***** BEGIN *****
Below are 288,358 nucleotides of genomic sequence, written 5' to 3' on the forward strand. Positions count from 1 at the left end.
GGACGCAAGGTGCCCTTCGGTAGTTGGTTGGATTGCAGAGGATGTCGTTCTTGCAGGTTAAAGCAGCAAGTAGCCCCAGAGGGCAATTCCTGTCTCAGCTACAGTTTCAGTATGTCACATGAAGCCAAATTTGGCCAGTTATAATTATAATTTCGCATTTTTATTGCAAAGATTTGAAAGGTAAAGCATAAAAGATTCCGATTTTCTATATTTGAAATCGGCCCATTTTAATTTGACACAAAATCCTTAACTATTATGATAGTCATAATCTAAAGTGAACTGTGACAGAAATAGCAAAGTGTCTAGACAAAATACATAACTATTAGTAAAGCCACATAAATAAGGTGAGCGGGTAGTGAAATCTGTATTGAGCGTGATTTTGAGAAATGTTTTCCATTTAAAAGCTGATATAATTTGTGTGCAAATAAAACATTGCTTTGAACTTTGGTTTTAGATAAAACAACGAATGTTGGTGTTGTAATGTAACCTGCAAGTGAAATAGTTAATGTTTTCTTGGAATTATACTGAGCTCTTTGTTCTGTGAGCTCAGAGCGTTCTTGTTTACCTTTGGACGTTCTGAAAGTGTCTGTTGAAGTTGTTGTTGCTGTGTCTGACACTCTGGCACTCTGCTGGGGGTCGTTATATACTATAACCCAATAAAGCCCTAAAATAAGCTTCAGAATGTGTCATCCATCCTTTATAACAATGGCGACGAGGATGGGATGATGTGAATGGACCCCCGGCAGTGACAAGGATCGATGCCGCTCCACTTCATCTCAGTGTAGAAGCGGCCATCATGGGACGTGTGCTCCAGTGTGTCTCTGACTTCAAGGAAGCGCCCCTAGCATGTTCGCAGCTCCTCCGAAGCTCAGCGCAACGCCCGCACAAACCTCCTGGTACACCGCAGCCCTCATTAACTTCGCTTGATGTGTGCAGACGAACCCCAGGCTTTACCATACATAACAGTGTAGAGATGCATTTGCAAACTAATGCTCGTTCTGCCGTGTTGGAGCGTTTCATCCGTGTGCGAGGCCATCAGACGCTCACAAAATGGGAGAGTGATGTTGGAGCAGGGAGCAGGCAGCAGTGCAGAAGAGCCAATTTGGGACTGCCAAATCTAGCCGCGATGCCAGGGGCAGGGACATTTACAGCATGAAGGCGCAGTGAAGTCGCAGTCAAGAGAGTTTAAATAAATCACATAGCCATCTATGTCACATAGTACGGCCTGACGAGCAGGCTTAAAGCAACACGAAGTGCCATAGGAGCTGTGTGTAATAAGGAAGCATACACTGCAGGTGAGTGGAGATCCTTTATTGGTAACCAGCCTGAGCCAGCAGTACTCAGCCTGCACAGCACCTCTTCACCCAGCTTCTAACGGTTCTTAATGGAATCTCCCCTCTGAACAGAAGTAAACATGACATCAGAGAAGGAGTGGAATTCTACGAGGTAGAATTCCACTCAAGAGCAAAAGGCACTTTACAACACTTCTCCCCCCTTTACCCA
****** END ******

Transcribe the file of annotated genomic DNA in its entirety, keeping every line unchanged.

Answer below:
Below are 288,358 nucleotides of genomic sequence, written 5' to 3' on the forward strand. Positions count from 1 at the left end.
GGACGCAAGGTGCCCTTCGGTAGTTGGTTGGATTGCAGAGGATGTCGTTCTTGCAGGTTAAAGCAGCAAGTAGCCCCAGAGGGCAATTCCTGTCTCAGCTACAGTTTCAGTATGTCACATGAAGCCAAATTTGGCCAGTTATAATTATAATTTCGCATTTTTATTGCAAAGATTTGAAAGGTAAAGCATAAAAGATTCCGATTTTCTATATTTGAAATCGGCCCATTTTAATTTGACACAAAATCCTTAACTATTATGATAGTCATAATCTAAAGTGAACTGTGACAGAAATAGCAAAGTGTCTAGACAAAATACATAACTATTAGTAAAGCCACATAAATAAGGTGAGCGGGTAGTGAAATCTGTATTGAGCGTGATTTTGAGAAATGTTTTCCATTTAAAAGCTGATATAATTTGTGTGCAAATAAAACATTGCTTTGAACTTTGGTTTTAGATAAAACAACGAATGTTGGTGTTGTAATGTAACCTGCAAGTGAAATAGTTAATGTTTTCTTGGAATTATACTGAGCTCTTTGTTCTGTGAGCTCAGAGCGTTCTTGTTTACCTTTGGACGTTCTGAAAGTGTCTGTTGAAGTTGTTGTTGCTGTGTCTGACACTCTGGCACTCTGCTGGGGGTCGTTATATACTATAACCCAATAAAGCCCTAAAATAAGCTTCAGAATGTGTCATCCATCCTTTATAACAATGGCGACGAGGATGGGATGATGTGAATGGACCCCCGGCAGTGACAAGGATCGATGCCGCTCCACTTCATCTCAGTGTAGAAGCGGCCATCATGGGACGTGTGCTCCAGTGTGTCTCTGACTTCAAGGAAGCGCCCCTAGCATGTTCGCAGCTCCTCCGAAGCTCAGCGCAACGCCCGCACAAACCTCCTGGTACACCGCAGCCCTCATTAACTTCGCTTGATGTGTGCAGACGAACCCCAGGCTTTACCATACATAACAGTGTAGAGATGCATTTGCAAACTAATGCTCGTTCTGCCGTGTTGGAGCGTTTCATCCGTGTGCGAGGCCATCAGACGCTCACAAAATGGGAGAGTGATGTTGGAGCAGGGAGCAGGCAGCAGTGCAGAAGAGCCAATTTGGGACTGCCAAATCTAGCCGCGATGCCAGGGGCAGGGACATTTACAGCATGAAGGCGCAGTGAAGTCGCAGTCAAGAGAGTTTAAATAAATCACATAGCCATCTATGTCACATAGTACGGCCTGACGAGCAGGCTTAAAGCAACACGAAGTGCCATAGGAGCTGTGTGTAATAAGGAAGCATACACTGCAGGTGAGTGGAGATCCTTTATTGGTAACCAGCCTGAGCCAGCAGTACTCAGCCTGCACAGCACCTCTTCACCCAGCTTCTAACGGTTCTTAATGGAATCTCCCCTCTGAACAGAAGTAAACATGACATCAGAGAAGGAGTGGAATTCTACGAGGTAGAATTCCACTCAAGAGCAAAAGGCACTTTACAACACTTCTCCCCCCTTTACCCA